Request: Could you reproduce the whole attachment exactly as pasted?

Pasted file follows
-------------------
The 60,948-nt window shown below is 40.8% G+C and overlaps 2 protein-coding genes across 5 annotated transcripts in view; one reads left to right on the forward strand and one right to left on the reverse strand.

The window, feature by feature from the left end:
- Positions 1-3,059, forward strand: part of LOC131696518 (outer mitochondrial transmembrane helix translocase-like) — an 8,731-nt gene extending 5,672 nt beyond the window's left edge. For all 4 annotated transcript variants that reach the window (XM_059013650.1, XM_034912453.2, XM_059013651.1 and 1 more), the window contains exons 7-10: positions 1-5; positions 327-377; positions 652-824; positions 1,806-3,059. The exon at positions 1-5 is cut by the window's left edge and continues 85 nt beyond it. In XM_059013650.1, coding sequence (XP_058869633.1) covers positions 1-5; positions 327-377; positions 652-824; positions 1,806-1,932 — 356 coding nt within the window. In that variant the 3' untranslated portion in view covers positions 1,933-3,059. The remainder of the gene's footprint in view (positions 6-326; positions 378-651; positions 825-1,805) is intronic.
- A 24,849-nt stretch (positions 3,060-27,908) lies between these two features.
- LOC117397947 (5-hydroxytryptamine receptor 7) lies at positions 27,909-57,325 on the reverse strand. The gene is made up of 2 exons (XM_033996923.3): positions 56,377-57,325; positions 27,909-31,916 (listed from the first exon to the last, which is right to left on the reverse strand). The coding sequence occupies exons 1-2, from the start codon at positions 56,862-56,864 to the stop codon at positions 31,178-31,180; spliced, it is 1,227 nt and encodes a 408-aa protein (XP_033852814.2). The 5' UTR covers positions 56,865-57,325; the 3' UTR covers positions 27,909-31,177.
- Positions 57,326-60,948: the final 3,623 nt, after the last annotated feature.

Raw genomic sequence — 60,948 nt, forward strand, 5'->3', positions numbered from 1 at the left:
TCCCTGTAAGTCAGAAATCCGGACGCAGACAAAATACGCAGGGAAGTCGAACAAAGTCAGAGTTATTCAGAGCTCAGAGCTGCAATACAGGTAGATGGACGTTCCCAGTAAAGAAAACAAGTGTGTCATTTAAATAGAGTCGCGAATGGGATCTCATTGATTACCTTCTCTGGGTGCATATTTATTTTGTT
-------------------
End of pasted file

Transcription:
The 60,948-nt window shown below is 40.8% G+C and overlaps 2 protein-coding genes across 5 annotated transcripts in view; one reads left to right on the forward strand and one right to left on the reverse strand.

The window, feature by feature from the left end:
- Positions 1-3,059, forward strand: part of LOC131696518 (outer mitochondrial transmembrane helix translocase-like) — an 8,731-nt gene extending 5,672 nt beyond the window's left edge. For all 4 annotated transcript variants that reach the window (XM_059013650.1, XM_034912453.2, XM_059013651.1 and 1 more), the window contains exons 7-10: positions 1-5; positions 327-377; positions 652-824; positions 1,806-3,059. The exon at positions 1-5 is cut by the window's left edge and continues 85 nt beyond it. In XM_059013650.1, coding sequence (XP_058869633.1) covers positions 1-5; positions 327-377; positions 652-824; positions 1,806-1,932 — 356 coding nt within the window. In that variant the 3' untranslated portion in view covers positions 1,933-3,059. The remainder of the gene's footprint in view (positions 6-326; positions 378-651; positions 825-1,805) is intronic.
- A 24,849-nt stretch (positions 3,060-27,908) lies between these two features.
- LOC117397947 (5-hydroxytryptamine receptor 7) lies at positions 27,909-57,325 on the reverse strand. The gene is made up of 2 exons (XM_033996923.3): positions 56,377-57,325; positions 27,909-31,916 (listed from the first exon to the last, which is right to left on the reverse strand). The coding sequence occupies exons 1-2, from the start codon at positions 56,862-56,864 to the stop codon at positions 31,178-31,180; spliced, it is 1,227 nt and encodes a 408-aa protein (XP_033852814.2). The 5' UTR covers positions 56,865-57,325; the 3' UTR covers positions 27,909-31,177.
- Positions 57,326-60,948: the final 3,623 nt, after the last annotated feature.

Raw genomic sequence — 60,948 nt, forward strand, 5'->3', positions numbered from 1 at the left:
TCCCTGTAAGTCAGAAATCCGGACGCAGACAAAATACGCAGGGAAGTCGAACAAAGTCAGAGTTATTCAGAGCTCAGAGCTGCAATACAGGTAGATGGACGTTCCCAGTAAAGAAAACAAGTGTGTCATTTAAATAGAGTCGCGAATGGGATCTCATTGATTACCTTCTCTGGGTGCATATTTATTTTGTT